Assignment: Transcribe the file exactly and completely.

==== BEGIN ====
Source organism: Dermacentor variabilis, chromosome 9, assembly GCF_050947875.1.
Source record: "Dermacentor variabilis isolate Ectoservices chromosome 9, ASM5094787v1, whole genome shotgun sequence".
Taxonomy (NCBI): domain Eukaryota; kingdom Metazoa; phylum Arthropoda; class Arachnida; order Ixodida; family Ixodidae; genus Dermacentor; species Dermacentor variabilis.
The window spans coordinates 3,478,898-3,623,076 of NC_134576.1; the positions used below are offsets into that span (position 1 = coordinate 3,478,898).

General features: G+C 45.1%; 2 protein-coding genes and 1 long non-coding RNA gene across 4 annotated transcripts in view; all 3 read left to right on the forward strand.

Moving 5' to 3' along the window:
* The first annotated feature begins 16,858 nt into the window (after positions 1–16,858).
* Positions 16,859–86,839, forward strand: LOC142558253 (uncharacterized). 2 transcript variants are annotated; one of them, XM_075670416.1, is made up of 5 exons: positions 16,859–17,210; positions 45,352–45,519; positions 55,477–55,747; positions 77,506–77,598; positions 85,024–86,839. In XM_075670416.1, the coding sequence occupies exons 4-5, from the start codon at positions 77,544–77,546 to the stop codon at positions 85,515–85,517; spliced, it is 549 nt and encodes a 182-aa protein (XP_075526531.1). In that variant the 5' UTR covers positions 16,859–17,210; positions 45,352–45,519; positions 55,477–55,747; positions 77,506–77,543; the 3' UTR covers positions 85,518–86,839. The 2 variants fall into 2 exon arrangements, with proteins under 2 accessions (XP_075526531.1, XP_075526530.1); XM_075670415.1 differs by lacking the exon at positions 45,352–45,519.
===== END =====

Source organism: Dermacentor variabilis, chromosome 9, assembly GCF_050947875.1.
Source record: "Dermacentor variabilis isolate Ectoservices chromosome 9, ASM5094787v1, whole genome shotgun sequence".
Taxonomy (NCBI): domain Eukaryota; kingdom Metazoa; phylum Arthropoda; class Arachnida; order Ixodida; family Ixodidae; genus Dermacentor; species Dermacentor variabilis.
The window spans coordinates 3,478,898-3,623,076 of NC_134576.1; the positions used below are offsets into that span (position 1 = coordinate 3,478,898).

General features: G+C 45.1%; 2 protein-coding genes and 1 long non-coding RNA gene across 4 annotated transcripts in view; all 3 read left to right on the forward strand.

Moving 5' to 3' along the window:
* The first annotated feature begins 16,858 nt into the window (after positions 1–16,858).
* Positions 16,859–86,839, forward strand: LOC142558253 (uncharacterized). 2 transcript variants are annotated; one of them, XM_075670416.1, is made up of 5 exons: positions 16,859–17,210; positions 45,352–45,519; positions 55,477–55,747; positions 77,506–77,598; positions 85,024–86,839. In XM_075670416.1, the coding sequence occupies exons 4-5, from the start codon at positions 77,544–77,546 to the stop codon at positions 85,515–85,517; spliced, it is 549 nt and encodes a 182-aa protein (XP_075526531.1). In that variant the 5' UTR covers positions 16,859–17,210; positions 45,352–45,519; positions 55,477–55,747; positions 77,506–77,543; the 3' UTR covers positions 85,518–86,839. The 2 variants fall into 2 exon arrangements, with proteins under 2 accessions (XP_075526531.1, XP_075526530.1); XM_075670415.1 differs by lacking the exon at positions 45,352–45,519.